She told her students “we’re going to be making a video game” – to great cheers – “and it’s going to be a text adventure” – to great moans. But as it turned out, her students had no idea what a text adventure was. She has a smart board, a digital white board, installed in her classroom. She loaded up the small demonstration game that we had built and put it on the smart board. Then, as the class read the text aloud, she selected students to go up to the board and type in commands. The kids love going to the smart board, so the chance to do so is a very useful management technique for her. As different kids tried to put in commands, others in the class would offer suggestions, or corrections, to the kid at the board. Pretty soon, the whole class was deeply engrossed in the game.
Today she told the class that the game they would be making would be for a more junior class. This has the advantage that her kids get to feel important – they’re helping the teachers teach the smaller kids! – and it allows her weaker kids not to be embarrassed by their own level of literacy since as a class they’re aiming at the younger kids (and so weaker readers/writers). The kids are mapping out rooms (the adventure will take place in their school), they’re creating characters, and they’re planning out puzzles. The software for making the game is itself probably too advanced for these kids, so we will either take their ideas and put them into the game editor, or else work intensely with some of the more advanced kids (so that they get to stretch their minds too!).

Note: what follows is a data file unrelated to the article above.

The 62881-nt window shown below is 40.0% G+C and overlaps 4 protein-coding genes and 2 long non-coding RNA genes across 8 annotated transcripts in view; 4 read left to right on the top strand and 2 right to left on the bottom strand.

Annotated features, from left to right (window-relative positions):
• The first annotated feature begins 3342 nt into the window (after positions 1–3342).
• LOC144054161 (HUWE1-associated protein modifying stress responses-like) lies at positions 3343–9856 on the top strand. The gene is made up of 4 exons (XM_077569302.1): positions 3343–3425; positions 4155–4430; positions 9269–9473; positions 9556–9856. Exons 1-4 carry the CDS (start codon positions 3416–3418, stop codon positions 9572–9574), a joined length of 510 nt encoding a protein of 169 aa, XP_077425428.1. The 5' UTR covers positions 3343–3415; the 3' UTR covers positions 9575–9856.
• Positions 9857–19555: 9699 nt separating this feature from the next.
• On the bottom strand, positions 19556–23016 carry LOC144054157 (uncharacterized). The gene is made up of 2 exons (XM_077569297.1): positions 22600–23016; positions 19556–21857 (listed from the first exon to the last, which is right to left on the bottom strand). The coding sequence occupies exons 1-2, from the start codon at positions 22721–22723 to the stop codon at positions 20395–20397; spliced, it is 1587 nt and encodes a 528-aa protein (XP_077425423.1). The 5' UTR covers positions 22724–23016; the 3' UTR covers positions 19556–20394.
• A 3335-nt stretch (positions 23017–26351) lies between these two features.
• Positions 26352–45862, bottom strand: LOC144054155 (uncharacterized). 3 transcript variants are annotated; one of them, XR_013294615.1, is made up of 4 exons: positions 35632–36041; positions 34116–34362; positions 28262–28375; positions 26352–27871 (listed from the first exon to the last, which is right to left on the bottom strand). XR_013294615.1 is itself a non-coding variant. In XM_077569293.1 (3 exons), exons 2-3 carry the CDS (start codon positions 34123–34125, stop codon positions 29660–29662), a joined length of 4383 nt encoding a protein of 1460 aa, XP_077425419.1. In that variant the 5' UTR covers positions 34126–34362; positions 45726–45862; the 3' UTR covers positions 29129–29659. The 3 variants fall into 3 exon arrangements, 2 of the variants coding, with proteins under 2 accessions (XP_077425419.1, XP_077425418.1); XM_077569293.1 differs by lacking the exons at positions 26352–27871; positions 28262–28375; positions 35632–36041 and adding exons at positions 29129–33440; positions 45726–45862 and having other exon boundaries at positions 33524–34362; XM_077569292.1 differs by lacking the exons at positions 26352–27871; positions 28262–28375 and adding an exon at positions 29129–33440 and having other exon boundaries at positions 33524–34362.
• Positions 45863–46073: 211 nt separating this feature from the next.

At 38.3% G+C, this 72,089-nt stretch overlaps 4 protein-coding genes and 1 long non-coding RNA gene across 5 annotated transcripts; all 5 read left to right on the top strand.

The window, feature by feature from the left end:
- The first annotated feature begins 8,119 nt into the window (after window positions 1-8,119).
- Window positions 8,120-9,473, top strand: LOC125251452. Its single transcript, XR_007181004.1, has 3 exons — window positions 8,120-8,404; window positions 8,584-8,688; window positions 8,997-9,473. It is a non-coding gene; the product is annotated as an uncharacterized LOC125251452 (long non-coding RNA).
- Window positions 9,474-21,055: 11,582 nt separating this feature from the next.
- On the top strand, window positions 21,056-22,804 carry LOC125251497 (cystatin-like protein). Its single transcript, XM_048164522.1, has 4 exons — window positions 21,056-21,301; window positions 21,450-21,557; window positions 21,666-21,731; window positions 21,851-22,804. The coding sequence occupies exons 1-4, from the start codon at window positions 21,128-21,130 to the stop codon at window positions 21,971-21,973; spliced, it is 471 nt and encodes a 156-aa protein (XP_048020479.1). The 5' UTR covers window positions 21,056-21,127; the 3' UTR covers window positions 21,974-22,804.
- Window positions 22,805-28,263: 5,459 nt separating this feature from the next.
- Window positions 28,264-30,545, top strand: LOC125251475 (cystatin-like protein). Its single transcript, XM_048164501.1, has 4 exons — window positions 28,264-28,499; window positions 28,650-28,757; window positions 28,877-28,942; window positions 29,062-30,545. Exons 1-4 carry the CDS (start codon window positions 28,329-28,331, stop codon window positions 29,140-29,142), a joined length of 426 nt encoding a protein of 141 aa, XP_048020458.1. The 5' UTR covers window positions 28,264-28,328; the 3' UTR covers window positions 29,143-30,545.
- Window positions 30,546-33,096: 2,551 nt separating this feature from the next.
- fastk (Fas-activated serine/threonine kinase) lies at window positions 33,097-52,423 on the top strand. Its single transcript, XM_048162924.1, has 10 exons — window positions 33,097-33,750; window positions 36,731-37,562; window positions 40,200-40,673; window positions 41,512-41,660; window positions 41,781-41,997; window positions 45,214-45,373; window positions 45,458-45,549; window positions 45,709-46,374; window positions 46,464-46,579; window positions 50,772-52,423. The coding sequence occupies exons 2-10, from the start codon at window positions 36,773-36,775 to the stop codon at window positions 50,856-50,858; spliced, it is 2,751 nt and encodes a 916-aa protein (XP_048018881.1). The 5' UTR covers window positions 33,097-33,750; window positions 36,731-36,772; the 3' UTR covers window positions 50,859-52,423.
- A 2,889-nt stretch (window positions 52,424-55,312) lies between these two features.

The Escapist Magazine has a great issue devoted to serious games, what they are, and how they are being used to create change in the world…. check it out!
There is a saying about eyes being bigger than dinner plates. Roma Victor perhaps suffers from this. Ostensibly, this is supposed to be a multi player online world that simulates the world of Rome ca AD180. Iron age Europe. An historical MMORPG. Imagine the possibilities!
…sigh. Once you figure out how to download the game (and pay the fee), it takes forever to get setup. It is not an all intuitive what you’re supposed to do – page after page in the community forums on the site are variants of the message, ‘how do I start this game?’ – and then, once you’ve accomplished that, it’s nigh on impossible to get logged into the world. I first downloaded the game back in October, and I still have yet to get inside. I’m trying right this instant, and there were over 3500 updates to download…. perhaps these updates resolve the numerous glitches.